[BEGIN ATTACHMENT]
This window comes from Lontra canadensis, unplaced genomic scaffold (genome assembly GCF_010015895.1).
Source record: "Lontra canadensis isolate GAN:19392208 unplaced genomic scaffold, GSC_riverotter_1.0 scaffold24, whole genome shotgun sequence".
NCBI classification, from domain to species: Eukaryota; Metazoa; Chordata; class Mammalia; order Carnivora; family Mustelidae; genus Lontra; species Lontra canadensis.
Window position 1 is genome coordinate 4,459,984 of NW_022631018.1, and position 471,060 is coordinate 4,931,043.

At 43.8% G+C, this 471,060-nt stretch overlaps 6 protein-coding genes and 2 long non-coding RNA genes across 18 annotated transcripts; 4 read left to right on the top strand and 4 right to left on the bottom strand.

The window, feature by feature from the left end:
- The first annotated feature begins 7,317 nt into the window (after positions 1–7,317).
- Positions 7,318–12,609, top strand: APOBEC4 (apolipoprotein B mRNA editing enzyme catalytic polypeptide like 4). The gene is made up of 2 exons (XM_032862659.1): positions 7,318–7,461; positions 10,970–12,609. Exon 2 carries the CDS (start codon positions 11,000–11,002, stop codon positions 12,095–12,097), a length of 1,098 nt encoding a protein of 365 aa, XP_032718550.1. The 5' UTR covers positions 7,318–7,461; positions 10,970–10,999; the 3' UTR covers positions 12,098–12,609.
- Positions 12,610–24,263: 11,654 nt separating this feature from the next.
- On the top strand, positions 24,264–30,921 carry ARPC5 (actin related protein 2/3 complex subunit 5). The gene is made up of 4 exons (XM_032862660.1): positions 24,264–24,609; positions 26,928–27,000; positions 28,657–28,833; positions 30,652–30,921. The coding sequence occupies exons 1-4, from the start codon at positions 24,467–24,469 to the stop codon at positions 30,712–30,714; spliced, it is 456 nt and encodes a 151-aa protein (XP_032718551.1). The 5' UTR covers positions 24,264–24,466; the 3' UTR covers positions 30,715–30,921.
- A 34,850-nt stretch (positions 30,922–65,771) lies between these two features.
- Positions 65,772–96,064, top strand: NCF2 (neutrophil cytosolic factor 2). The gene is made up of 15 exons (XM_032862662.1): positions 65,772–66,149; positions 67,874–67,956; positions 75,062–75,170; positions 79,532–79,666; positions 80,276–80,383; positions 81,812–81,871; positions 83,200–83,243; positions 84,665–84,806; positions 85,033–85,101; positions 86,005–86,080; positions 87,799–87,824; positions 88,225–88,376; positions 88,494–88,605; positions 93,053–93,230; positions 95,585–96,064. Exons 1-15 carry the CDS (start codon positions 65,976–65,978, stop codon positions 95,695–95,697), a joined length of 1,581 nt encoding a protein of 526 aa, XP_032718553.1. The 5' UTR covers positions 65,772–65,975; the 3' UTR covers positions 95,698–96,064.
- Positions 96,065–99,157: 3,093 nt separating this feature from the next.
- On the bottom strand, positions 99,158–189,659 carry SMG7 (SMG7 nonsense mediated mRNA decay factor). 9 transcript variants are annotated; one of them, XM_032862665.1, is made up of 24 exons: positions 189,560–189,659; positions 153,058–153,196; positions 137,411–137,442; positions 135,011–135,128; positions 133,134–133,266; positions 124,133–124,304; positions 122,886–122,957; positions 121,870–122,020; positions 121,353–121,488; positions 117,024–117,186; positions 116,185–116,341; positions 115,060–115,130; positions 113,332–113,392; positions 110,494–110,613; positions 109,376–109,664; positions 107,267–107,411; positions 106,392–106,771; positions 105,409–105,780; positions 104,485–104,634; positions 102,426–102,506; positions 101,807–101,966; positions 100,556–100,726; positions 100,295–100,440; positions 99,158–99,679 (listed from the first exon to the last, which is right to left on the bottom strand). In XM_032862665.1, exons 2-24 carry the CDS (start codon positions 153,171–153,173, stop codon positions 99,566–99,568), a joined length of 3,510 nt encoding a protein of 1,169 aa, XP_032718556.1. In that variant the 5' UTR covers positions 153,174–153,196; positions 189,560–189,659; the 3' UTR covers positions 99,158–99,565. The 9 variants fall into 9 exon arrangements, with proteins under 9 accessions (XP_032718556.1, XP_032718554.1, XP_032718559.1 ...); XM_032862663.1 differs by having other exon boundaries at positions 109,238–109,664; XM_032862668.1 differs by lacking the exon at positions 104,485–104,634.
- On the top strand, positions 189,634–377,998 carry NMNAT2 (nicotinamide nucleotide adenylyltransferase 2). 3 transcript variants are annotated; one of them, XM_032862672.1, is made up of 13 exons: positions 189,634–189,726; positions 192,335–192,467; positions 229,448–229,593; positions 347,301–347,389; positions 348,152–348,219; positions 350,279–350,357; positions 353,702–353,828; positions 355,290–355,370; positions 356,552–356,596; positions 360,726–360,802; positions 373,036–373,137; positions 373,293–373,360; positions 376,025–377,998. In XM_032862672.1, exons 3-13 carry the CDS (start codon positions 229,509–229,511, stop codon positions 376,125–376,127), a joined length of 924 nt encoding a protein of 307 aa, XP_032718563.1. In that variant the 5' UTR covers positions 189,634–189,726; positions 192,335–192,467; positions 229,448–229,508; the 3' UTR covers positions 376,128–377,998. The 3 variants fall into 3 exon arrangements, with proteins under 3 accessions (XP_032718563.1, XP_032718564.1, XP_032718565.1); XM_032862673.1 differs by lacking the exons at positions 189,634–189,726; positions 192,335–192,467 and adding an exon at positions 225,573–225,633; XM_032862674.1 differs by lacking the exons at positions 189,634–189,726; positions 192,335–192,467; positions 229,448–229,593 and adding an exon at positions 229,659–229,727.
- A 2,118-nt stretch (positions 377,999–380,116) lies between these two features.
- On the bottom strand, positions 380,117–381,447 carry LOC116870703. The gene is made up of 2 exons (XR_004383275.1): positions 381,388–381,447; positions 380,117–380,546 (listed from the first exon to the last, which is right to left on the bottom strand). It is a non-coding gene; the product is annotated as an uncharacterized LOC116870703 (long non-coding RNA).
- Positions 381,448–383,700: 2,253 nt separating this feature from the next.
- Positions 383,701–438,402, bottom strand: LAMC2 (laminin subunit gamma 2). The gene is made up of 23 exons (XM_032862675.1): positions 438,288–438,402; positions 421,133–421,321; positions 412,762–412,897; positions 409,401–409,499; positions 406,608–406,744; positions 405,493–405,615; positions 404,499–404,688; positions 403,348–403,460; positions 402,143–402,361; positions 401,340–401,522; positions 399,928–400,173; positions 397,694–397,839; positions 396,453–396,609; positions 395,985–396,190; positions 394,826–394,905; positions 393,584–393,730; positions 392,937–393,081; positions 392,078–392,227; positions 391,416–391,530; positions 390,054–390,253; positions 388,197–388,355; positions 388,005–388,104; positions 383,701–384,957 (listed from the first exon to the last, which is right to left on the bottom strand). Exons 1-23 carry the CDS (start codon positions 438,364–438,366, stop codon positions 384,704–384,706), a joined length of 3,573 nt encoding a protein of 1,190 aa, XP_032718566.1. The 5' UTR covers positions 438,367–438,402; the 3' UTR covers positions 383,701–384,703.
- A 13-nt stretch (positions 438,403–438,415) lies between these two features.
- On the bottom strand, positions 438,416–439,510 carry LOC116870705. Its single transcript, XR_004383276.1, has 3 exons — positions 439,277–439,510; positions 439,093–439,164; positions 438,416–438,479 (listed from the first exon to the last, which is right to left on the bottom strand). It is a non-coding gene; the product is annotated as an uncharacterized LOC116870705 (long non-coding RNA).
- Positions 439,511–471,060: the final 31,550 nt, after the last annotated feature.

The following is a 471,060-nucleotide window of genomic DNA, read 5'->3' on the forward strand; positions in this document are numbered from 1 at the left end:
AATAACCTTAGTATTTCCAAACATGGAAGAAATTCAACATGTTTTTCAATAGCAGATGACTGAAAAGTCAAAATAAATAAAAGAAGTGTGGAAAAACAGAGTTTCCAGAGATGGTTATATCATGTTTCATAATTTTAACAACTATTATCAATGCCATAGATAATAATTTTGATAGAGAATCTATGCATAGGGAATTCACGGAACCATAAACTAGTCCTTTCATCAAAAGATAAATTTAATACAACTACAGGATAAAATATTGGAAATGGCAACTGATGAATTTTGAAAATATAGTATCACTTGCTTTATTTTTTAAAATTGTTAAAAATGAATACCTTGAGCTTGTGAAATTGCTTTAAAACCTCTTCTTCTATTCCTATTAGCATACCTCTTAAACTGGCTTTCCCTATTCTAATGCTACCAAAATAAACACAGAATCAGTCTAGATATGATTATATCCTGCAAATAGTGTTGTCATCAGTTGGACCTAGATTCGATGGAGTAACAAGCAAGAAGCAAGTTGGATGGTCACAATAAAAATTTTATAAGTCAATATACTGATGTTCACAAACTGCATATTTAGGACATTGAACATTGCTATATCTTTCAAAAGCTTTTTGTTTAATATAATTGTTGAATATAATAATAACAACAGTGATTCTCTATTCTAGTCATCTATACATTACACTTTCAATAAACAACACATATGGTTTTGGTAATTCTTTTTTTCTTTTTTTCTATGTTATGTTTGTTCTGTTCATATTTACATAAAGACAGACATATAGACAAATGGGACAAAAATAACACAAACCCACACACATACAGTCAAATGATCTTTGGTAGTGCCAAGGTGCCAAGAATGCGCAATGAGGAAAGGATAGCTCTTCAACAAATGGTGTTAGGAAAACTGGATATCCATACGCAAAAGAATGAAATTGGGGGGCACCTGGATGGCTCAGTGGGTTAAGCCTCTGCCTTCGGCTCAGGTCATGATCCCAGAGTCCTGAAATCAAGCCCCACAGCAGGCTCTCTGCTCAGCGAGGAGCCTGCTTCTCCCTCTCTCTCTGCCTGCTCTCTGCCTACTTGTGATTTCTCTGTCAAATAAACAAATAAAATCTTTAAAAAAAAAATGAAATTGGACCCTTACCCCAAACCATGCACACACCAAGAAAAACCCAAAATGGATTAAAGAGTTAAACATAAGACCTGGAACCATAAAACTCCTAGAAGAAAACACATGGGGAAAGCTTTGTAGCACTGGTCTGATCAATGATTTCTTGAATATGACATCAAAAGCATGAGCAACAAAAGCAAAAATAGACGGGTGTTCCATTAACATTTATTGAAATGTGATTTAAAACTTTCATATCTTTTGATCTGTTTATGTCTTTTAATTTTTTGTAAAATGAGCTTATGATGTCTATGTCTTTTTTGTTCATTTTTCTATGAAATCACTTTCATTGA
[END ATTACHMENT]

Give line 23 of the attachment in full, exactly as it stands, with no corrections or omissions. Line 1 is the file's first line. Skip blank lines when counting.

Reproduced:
The following is a 471,060-nucleotide window of genomic DNA, read 5'->3' on the forward strand; positions in this document are numbered from 1 at the left end: